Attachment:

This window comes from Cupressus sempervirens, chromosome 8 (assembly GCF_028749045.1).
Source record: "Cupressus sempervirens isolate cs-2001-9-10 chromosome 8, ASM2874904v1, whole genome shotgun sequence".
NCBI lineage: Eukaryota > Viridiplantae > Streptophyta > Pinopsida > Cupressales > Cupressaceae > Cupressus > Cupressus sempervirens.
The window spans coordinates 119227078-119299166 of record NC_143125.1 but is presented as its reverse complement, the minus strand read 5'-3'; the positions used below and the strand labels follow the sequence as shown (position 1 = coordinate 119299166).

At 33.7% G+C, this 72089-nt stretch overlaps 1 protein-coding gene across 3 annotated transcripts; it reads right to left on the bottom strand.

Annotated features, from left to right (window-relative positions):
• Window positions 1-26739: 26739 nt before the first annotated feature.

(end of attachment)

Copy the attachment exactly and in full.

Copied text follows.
This window comes from Cupressus sempervirens, chromosome 8 (assembly GCF_028749045.1).
Source record: "Cupressus sempervirens isolate cs-2001-9-10 chromosome 8, ASM2874904v1, whole genome shotgun sequence".
NCBI lineage: Eukaryota > Viridiplantae > Streptophyta > Pinopsida > Cupressales > Cupressaceae > Cupressus > Cupressus sempervirens.
The window spans coordinates 119227078-119299166 of record NC_143125.1 but is presented as its reverse complement, the minus strand read 5'-3'; the positions used below and the strand labels follow the sequence as shown (position 1 = coordinate 119299166).

At 33.7% G+C, this 72089-nt stretch overlaps 1 protein-coding gene across 3 annotated transcripts; it reads right to left on the bottom strand.

Annotated features, from left to right (window-relative positions):
• Window positions 1-26739: 26739 nt before the first annotated feature.